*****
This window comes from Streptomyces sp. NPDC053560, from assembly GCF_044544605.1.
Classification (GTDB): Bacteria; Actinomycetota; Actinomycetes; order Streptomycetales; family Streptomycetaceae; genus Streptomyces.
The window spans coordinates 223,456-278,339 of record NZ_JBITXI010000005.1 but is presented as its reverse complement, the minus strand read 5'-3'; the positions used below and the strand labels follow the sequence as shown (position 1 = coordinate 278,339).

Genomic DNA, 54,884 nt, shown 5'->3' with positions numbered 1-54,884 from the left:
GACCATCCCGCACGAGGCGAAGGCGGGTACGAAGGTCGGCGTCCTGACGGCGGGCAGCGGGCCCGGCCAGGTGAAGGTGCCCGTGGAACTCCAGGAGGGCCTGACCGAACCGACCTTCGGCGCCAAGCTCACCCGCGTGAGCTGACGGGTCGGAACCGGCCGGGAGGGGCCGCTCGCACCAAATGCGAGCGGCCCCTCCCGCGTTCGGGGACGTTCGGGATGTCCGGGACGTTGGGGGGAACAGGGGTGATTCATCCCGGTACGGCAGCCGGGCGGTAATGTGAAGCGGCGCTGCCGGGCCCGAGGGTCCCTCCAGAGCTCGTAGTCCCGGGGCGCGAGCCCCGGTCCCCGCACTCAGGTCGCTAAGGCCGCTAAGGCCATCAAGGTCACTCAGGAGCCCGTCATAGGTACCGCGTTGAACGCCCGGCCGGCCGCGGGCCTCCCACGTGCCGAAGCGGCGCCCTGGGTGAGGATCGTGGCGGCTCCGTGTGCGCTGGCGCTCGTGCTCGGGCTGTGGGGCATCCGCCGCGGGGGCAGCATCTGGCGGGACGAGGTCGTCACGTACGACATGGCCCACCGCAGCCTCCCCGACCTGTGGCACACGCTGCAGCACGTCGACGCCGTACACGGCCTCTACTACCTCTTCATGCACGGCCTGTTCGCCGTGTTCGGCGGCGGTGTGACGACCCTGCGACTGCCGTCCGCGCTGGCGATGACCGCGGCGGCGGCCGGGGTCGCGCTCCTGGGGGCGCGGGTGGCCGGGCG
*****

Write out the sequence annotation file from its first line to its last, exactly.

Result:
This window comes from Streptomyces sp. NPDC053560, from assembly GCF_044544605.1.
Classification (GTDB): Bacteria; Actinomycetota; Actinomycetes; order Streptomycetales; family Streptomycetaceae; genus Streptomyces.
The window spans coordinates 223,456-278,339 of record NZ_JBITXI010000005.1 but is presented as its reverse complement, the minus strand read 5'-3'; the positions used below and the strand labels follow the sequence as shown (position 1 = coordinate 278,339).

Genomic DNA, 54,884 nt, shown 5'->3' with positions numbered 1-54,884 from the left:
GACCATCCCGCACGAGGCGAAGGCGGGTACGAAGGTCGGCGTCCTGACGGCGGGCAGCGGGCCCGGCCAGGTGAAGGTGCCCGTGGAACTCCAGGAGGGCCTGACCGAACCGACCTTCGGCGCCAAGCTCACCCGCGTGAGCTGACGGGTCGGAACCGGCCGGGAGGGGCCGCTCGCACCAAATGCGAGCGGCCCCTCCCGCGTTCGGGGACGTTCGGGATGTCCGGGACGTTGGGGGGAACAGGGGTGATTCATCCCGGTACGGCAGCCGGGCGGTAATGTGAAGCGGCGCTGCCGGGCCCGAGGGTCCCTCCAGAGCTCGTAGTCCCGGGGCGCGAGCCCCGGTCCCCGCACTCAGGTCGCTAAGGCCGCTAAGGCCATCAAGGTCACTCAGGAGCCCGTCATAGGTACCGCGTTGAACGCCCGGCCGGCCGCGGGCCTCCCACGTGCCGAAGCGGCGCCCTGGGTGAGGATCGTGGCGGCTCCGTGTGCGCTGGCGCTCGTGCTCGGGCTGTGGGGCATCCGCCGCGGGGGCAGCATCTGGCGGGACGAGGTCGTCACGTACGACATGGCCCACCGCAGCCTCCCCGACCTGTGGCACACGCTGCAGCACGTCGACGCCGTACACGGCCTCTACTACCTCTTCATGCACGGCCTGTTCGCCGTGTTCGGCGGCGGTGTGACGACCCTGCGACTGCCGTCCGCGCTGGCGATGACCGCGGCGGCGGCCGGGGTCGCGCTCCTGGGGGCGCGGGTGGCCGGGCG